Increasing ridership has led to overcrowding of the station and discussion of a potential Downtown Relief Line. The TTC took various crowd-control measures during peak periods; empty trains were often dispatched to the station to clear the platform.[7] Signal upgrades and other improvements on Line 1 have relieved the station and line of some crowding, but a study conducted by Metrolinx concluded that the benefits would only last until 2031.[8]

As of March 2014, a trial for new numerical signage referring to the subway routes such as Line 1 for the Yonge line and Line 2 for the Bloor line were phased in on signs and maps at the station.[9][10]

Subway infrastructure in the vicinity[edit]

North of the station the Yonge–University line crosses under Church Street in a tunnel then emerges to the surface at the Ellis Portal,[11] continuing in an open cut through Rosedale Station. South to Wellesley Station, the line was constructed by cut and cover, with the surface areas now occupied by a Toronto Parking Authority multi-storey garage at Charles Street and three parks maintained by the City of Toronto – George Hislop Park, Norman Jewison Park, and James Canning Gardens south of that.

The east–west Bloor–Danforth centre platform was constructed under the existing north–south Yonge–University side platforms, and is fully accessible by elevator.[12]

Between Yonge and Sherbourne Station to the east, the Bloor–Danforth line crosses to the south side of Bloor Street in a 2,250 feet (690 m) long section of bored tunnel,[13] rather than the shallow cut-and-cover method used to construct most of the line. Cumberland Terrace, a two-storey shopping centre, has been built over the right of way west of Yonge Street to Bay Street.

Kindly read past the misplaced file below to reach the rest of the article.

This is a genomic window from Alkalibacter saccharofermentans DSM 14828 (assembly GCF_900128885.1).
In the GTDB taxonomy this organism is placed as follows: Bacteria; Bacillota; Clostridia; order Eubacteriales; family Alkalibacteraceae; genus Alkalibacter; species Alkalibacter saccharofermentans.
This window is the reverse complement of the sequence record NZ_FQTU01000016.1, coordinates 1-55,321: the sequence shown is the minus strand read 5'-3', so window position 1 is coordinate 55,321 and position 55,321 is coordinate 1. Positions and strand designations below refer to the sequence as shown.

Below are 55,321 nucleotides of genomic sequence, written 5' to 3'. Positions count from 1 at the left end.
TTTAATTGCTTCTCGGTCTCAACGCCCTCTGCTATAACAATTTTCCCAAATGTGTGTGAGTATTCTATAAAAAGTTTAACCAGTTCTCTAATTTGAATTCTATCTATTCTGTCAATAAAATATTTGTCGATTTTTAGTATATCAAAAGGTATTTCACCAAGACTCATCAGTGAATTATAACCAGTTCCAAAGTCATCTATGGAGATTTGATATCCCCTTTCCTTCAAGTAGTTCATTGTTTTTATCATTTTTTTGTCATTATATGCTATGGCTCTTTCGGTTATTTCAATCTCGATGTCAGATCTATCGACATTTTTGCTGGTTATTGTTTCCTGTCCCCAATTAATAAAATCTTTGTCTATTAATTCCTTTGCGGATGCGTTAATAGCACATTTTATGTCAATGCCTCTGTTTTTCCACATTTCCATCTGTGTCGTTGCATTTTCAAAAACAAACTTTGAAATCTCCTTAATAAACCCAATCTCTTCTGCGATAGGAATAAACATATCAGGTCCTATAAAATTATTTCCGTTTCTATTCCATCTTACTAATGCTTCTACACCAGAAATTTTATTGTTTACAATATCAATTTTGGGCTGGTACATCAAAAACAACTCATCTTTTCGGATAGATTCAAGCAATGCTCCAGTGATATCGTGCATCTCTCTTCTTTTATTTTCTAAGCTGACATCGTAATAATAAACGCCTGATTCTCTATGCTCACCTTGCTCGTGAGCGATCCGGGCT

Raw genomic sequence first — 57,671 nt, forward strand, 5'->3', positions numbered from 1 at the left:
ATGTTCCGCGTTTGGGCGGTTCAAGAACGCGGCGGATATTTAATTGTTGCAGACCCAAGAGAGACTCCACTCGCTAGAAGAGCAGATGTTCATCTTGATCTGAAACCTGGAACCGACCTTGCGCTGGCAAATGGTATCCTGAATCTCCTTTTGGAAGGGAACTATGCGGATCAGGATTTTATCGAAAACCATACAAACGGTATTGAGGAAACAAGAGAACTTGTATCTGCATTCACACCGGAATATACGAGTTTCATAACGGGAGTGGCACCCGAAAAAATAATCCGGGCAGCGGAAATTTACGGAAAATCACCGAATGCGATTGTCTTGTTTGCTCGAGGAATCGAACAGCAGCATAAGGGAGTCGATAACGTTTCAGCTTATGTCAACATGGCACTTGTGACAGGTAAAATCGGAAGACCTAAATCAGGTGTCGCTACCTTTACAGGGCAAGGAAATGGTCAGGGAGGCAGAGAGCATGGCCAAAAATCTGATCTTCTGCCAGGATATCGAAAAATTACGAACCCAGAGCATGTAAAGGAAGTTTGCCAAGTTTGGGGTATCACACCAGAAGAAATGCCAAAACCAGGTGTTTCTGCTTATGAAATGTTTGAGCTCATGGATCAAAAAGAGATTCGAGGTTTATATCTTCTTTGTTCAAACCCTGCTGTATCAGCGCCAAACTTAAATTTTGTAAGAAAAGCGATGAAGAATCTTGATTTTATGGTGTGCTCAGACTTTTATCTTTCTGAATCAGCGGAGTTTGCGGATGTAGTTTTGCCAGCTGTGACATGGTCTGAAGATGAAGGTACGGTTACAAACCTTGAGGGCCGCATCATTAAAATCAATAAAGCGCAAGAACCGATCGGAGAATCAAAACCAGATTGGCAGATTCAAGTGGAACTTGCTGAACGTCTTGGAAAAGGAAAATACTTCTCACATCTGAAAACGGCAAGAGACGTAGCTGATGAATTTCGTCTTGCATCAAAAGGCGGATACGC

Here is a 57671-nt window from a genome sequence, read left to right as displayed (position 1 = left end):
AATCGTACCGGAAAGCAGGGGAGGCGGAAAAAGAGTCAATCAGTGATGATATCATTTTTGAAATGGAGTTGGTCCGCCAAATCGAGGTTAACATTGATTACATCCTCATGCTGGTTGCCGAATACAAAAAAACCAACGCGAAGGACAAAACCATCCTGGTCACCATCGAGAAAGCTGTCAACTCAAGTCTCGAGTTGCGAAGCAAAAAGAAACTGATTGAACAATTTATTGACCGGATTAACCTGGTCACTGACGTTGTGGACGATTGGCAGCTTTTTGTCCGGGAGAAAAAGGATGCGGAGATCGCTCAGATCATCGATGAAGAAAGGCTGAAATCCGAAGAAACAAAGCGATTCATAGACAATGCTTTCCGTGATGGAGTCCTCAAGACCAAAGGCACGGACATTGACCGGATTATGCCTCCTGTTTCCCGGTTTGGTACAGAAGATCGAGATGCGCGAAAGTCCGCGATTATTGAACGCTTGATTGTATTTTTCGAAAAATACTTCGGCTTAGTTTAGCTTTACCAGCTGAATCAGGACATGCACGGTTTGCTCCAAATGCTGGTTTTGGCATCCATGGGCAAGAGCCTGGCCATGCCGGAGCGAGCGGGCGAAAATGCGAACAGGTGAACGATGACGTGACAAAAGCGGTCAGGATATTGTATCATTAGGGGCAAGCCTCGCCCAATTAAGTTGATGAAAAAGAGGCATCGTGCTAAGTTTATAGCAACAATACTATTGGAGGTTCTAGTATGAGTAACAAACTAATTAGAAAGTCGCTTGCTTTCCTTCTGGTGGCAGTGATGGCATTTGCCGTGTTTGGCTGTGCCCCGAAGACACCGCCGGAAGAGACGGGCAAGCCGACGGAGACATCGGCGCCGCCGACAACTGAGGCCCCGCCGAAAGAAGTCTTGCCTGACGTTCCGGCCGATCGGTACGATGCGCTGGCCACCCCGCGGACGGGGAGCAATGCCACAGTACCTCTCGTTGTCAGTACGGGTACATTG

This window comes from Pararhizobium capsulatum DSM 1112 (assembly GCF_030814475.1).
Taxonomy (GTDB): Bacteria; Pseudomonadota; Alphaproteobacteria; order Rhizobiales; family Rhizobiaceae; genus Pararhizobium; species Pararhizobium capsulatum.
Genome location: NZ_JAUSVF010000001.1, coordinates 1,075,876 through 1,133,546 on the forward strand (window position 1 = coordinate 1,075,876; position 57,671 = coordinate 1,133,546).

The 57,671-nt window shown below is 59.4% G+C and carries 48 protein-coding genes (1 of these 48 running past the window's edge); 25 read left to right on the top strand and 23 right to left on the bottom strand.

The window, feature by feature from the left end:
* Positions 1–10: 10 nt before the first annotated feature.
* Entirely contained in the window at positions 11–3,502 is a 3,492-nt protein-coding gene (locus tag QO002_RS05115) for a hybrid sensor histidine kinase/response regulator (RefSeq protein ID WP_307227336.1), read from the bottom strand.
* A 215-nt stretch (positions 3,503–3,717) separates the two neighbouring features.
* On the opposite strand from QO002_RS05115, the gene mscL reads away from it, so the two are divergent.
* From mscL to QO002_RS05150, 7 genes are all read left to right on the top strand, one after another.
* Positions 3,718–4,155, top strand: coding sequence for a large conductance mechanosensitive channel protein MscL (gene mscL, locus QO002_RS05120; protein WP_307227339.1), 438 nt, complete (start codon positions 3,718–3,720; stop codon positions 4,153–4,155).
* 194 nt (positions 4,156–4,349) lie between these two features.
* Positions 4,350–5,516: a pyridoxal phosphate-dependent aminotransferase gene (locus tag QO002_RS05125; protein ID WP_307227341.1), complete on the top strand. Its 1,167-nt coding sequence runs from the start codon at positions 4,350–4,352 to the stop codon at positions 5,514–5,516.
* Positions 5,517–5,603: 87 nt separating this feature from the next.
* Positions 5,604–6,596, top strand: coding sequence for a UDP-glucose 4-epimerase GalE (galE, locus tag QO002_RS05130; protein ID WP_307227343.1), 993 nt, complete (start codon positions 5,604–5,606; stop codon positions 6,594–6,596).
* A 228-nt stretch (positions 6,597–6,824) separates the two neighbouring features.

Nearby landmarks[edit]

Nearby landmarks include the Toronto Reference Library, the Hudson's Bay Company's The Bay Uptown department store located in the Hudson Bay Centre at 2 Bloor Street East, and 2 Bloor Street West.

Surface connections[edit]

A paper transfer is required to connect to surface routes:


  1. ^ "Subway ridership, 2015" (PDF). Toronto Transit Commission. Retrieved April 10, 2017. This table shows the typical number of customer-trips made on each subway on an average weekday and the typical number of customers travelling to and from each station platform on an average weekday. 
  2. ^ "There's now free WiFi at over 40 TTC subway stations". blogTO. Retrieved 2016-12-21. 
  3. ^
  4. ^ "Milestones". About the TTC. Toronto Transit Commission. Retrieved December 8, 2014. 1996: Downsview Station, Bloor-Yonge Station, and Union Station become the first accessible subway stations. 
  5. ^ Kalinowski, Tess (7 December 2009). "TTC crowd control now permanent". Toronto Star. Retrieved 7 December 2009. 
  6. ^ Munro, Steve (27 November 2009). "The Bloor-Yonge Platform Experiment". Archived from the original on 2015-03-04. Retrieved 7 December 2009. 
  7. ^ Kuitenbrouwer, Peter. "‘We’re out of station’: Yonge Subway line desperately close to bursting". National Post. Retrieved 3 December 2015. 
  8. ^ Warnica, Richard. "Relief coming for TTC riders on overcrowded Yonge subway line, but it might not last: Metrolinx report". National Post. Retrieved 3 December 2015. 
  9. ^ "New Wayfinding Standards" (PDF). Toronto Transit Commission. October 2013. Retrieved March 17, 2014. Pilot study – Bloor-Yonge & St. George Stations 
  10. ^ "New Subway Station Signage on the TTC". TTC. Mar 3, 2014. Retrieved March 3, 2014. The Toronto Transit Commission launched a trial for new signage at Bloor-Yonge Station as part of its efforts to improve and ease navigation of the subway system and its stations 
  11. ^
  12. ^ Bloor-Yonge: Accessible Alternatives
  13. ^ James Bow. "A History of Subways on Bloor and Queen Streets". Transit Toronto. Retrieved May 23, 2013. 

a. ^ Figure derived from adding the ridership of Bloor and Yonge platforms; therefore a passenger transferring from Bloor to Yonge or vice versa will be counted twice.

External links[edit]